Mean ± SD age of participants was 59.0 ± 17.1 years, and 14% percent were female (n = 376,274). Five percent (n = 126,710) had one or more positive respiratory swab for SARS-CoV-2 (Table 1). Of individuals without a positive test for SARS-CoV-2, 8.5% (225,935) had a documented negative test for SARS-CoV-2. During the 30 days after the index date, 2% (n = 55,741) were hospitalized. Among SARS-CoV-2–positive individuals, 0.5% (n = 484 of 104,376) developed diabetes by 120 days and 0.6% (n = 748 of 126,710) developed diabetes during available follow-up time through 1 June 2021 (mean 193 days [range 32–456]). Among individuals without a positive test for SARS-CoV-2, 0.2% (n = 4,024 of 2,079,281) developed diabetes by 120 days and 0.3% (n = 8,402 of 2,651,058) developed diabetes during available study follow-up time (mean 239 days [range 32–457]). Among the subgroup of SARS-CoV-2–positive individuals who were hospitalized in the 30 days after the index date, 2.8% (n = 290 of 10,181) developed diabetes by 120 days and 3.2% (n = 400 of 12,418) developed diabetes over all available follow-up time. Among the subgroup of individuals without a positive test for SARS-CoV-2 who were hospitalized in the 30 days after the index date, 1.7% (n = 590 of 33,785) developed diabetes by 120 days and 2.2% (n = 952 of 43,323) developed diabetes over all available follow-up time. Among all participants, a positive respiratory swab for SARS-CoV-2 was associated with higher risk of diabetes at 120 days and over all available follow-up time compared with no positive respiratory swab after adjustment for age, race/ethnicity, BMI, tobacco use, and facility location in men (adjusted odds ratio [2.56] [95% CI 2.32–2.83] and 1.95 [1.80–2.12], respectively) but not women (1.21 [95% CI 0.88–1.68] and 1.04 [0.82–1.31]). Among hospitalized participants, a respiratory swab positive for SARS-CoV-2 was associated with higher risk of diabetes at 120 days and over all available follow-up time compared with no positive respiratory swabs in men (1.42 [1.22–1.65] and 1.32 [95% CI 1.16–1.50]). Among women who were hospitalized in the 30 days after the index date, a respiratory swab positive for SARS-CoV-2 was not associated with higher risk of diabetes at 120 days or over all follow-up time (0.72 [0.34–1.52] and 0.80 [0.44–1.45]) (Tables 2 and 3). P values for sex ∗ SARS-CoV-2 interaction terms were significant at a threshold of <0.1 for all participants (Pinteraction at 120 days and over all follow-up time both <0.001) and among hospitalized participants (Pinteraction at 120 days = 0.072, over all follow-up time = 0.089).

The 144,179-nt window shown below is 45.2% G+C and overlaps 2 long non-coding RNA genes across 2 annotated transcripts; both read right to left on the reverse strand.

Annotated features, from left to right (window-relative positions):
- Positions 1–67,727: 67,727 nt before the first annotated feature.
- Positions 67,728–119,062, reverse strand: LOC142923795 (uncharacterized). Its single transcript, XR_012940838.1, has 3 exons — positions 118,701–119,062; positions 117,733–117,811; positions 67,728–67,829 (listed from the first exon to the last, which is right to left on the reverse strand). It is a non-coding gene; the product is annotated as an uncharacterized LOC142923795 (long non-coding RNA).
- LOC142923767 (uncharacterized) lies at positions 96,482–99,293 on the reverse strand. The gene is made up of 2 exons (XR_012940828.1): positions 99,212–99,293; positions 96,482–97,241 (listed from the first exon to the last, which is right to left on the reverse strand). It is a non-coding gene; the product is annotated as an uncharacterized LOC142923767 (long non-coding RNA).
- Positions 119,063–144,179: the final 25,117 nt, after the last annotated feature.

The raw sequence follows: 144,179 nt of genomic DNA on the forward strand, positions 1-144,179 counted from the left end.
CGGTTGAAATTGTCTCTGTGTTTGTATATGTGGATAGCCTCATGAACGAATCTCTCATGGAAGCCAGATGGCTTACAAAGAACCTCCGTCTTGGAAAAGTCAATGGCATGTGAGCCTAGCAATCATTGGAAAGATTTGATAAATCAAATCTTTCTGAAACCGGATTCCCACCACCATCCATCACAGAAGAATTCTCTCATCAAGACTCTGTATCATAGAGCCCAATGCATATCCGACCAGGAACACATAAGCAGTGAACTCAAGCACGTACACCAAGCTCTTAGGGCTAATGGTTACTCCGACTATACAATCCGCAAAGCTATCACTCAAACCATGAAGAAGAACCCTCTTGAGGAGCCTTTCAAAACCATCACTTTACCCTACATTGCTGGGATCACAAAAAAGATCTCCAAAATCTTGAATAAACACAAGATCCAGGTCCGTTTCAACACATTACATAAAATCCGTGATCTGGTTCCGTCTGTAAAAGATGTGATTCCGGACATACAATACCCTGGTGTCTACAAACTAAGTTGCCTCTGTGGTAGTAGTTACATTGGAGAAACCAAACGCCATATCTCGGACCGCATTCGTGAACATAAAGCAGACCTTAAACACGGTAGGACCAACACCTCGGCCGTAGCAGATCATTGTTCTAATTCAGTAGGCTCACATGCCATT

In men, among all participants, factors associated with higher risk of incident diabetes at either time point included older age (60–69, 70–79, and ≥80 years compared with the reference category of 50–59 years), Black (vs. non-Black) race, Latinx (vs. non-Latinx) ethnicity, BMI (30–34.9, 35–39.9, and ≥40 kg/m2 compared with the reference category of 18.5–24.9 kg/m2), and former or current tobacco use. Among hospitalized participants, additional factors associated with higher risk of incident diabetes at either time point included older age (60–69, 70–79, and ≥80 years compared with the reference category of 50–59 years) and higher BMI (35–39.9, and ≥40 kg/m2 compared with the reference category of 18.5–24.9 kg/m2). In women, among all participants, factors associated with higher risk of incident diabetes at either time point included BMI (25–29.9, 30–34.9, 35–39.9, and ≥40 kg/m2 compared with the reference category of 18.5–24.9 kg/m2) and current tobacco use. Among hospitalized participants, no additional factors were significantly associated with higher risk of incident diabetes at either time point.
In this large national cohort of veterans, the presence of a positive respiratory swab for SARS-CoV-2 was associated with a higher risk of diabetes at 120 days and over all study follow-up time, at an average of 237 days of follow-up, in the general VHA population and among individuals requiring hospitalization in the 30 days after enrollment. Associations were present in men but not women. To our knowledge, this is among the largest U.S.-based studies to examine associations of SARS-CoV-2 infection with incident diabetes; is the first study with rigorous exclusion of individuals with undiagnosed diabetes prior to infection on the basis of not only diagnostic codes but also laboratory testing and pharmacy information; and is the first study with examination of sex-specific associations. In addition, we assessed whether diagnostic surveillance bias might have accounted for this association, since patients recently diagnosed with COVID-19 are likely to have more medical encounters that might reveal presence of diabetes. We found that the higher risk of diabetes among individuals with a positive respiratory swab for SARS-CoV-2 persisted when we restricted our analyses to infected and uninfected patients who had recently been hospitalized, with hospitalization as a proxy for opportunities for diagnostic surveillance.